You’ll get the usual ‘complainers’ that do not understand what a v1 is and expect everything to work perfectly with all the features they can think of, on day one. Ignore those or filter their feedback and only keep what’s helpful to your roadmap but don’t let the negativity affect your motivation. Generally, seeing users talking to you is a great sign that you build something useful that can be improved.
But I’m drifting here. Let’s get back to where we were in Part 3: our mind-map full of exciting features. Where do we go from there? How do we build and ship this fast?
A radical approach to shipping faster.
*Brave Indie Dev grabs machete*
*Brave Indie Dev grabs machete*
We’re going to round corners a little bit in our. I usually do this in the mindmaps I worked on in Part 3… not with a machete sadly, but with a ‘boring’ red orange & green colour scheme. 
  • In green, all the things that will go in the v1.
  • In orange, all the things I’m not sure will go in the v1.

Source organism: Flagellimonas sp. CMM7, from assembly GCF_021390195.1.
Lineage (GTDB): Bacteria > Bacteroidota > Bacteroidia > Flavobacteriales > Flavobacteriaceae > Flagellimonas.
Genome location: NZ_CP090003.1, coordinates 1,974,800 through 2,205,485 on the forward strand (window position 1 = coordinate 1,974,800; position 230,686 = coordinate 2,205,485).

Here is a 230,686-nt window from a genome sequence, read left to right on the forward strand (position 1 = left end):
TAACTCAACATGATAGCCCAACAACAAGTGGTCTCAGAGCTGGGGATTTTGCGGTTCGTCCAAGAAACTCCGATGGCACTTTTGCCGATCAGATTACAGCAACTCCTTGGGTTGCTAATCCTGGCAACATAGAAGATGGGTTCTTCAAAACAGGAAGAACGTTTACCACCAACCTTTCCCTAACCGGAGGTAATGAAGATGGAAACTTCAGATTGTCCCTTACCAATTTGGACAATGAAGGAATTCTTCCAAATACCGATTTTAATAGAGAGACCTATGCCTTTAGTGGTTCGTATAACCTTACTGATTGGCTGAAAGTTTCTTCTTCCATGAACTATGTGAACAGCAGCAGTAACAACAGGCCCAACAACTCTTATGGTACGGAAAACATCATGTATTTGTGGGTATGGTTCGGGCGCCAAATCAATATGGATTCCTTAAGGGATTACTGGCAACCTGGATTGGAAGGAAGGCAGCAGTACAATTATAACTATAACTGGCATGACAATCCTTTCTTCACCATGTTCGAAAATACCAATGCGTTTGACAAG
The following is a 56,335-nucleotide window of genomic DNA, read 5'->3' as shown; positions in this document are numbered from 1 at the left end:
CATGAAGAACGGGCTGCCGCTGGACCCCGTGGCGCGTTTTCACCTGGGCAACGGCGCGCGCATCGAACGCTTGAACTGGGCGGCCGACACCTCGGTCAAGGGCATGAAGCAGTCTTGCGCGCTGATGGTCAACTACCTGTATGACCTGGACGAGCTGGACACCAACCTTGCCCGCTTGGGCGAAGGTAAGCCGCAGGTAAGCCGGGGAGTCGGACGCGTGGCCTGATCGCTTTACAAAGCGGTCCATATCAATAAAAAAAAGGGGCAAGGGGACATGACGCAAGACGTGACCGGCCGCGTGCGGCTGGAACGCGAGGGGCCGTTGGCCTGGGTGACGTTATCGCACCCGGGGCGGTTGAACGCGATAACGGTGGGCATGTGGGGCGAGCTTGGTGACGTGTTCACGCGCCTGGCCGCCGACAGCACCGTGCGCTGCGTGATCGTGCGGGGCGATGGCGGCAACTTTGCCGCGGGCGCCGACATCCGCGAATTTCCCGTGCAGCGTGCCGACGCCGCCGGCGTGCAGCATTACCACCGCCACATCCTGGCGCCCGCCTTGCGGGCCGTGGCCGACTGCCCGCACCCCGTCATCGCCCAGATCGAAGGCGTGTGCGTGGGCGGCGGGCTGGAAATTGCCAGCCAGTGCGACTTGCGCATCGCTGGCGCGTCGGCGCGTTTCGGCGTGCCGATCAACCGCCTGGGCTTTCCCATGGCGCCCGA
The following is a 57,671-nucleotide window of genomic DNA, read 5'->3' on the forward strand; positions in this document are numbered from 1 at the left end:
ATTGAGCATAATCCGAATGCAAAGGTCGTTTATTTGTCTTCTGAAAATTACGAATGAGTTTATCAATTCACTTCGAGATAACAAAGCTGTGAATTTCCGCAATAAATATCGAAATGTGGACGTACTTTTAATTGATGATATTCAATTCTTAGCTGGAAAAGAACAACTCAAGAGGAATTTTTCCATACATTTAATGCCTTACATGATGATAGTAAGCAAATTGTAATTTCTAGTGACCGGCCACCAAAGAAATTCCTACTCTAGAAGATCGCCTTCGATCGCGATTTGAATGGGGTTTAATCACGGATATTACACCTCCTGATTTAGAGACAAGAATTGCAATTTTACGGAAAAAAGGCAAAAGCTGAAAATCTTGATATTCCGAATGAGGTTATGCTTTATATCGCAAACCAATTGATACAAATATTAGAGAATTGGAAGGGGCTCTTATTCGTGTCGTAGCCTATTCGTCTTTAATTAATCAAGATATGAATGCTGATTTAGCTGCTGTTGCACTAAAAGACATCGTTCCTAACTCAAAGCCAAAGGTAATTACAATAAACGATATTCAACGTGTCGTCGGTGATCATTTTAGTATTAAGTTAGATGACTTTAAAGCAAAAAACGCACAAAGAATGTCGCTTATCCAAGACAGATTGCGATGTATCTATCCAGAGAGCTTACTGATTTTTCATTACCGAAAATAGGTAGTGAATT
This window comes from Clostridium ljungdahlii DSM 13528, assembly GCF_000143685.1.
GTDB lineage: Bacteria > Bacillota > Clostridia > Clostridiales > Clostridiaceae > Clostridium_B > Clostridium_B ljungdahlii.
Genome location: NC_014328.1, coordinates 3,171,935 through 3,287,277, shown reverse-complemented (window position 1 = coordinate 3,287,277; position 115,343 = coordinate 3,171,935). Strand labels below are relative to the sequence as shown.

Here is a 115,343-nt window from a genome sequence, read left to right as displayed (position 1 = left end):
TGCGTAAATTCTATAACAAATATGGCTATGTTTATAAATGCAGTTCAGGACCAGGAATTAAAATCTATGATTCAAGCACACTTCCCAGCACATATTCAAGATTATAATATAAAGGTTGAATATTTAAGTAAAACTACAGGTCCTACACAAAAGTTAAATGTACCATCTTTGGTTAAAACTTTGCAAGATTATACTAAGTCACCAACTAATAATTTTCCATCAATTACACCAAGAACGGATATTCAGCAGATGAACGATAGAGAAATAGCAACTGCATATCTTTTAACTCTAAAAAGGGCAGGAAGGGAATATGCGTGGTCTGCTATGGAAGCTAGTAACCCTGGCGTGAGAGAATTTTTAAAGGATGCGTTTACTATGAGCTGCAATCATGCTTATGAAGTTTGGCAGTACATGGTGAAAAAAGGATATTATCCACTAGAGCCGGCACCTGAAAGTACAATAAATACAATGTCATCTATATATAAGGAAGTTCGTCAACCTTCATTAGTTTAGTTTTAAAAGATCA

• In red, all the things that definitely won’t go in the v1.
Each category is pretty self-explanatory. You simply need to assess each feature and ask yourself:
Will the app work if I don’t build this?
  • If the answer is no, absolutely not. Then it’s green and it’s getting into the MVP.
  • If the answer is a bit blurry, like… “well it would be nice to have this because…” then mark it as orange. Ideally, you want to skip over this one too. But if the MVP turns out to be too simple and built in 3 hours, you might want to spice it up a bit and add a few more ‘orange’ features before launch. Be stingy with the orange… it’s not a ‘kinda green’. It’s Orange! Orange is more red than green… got it?!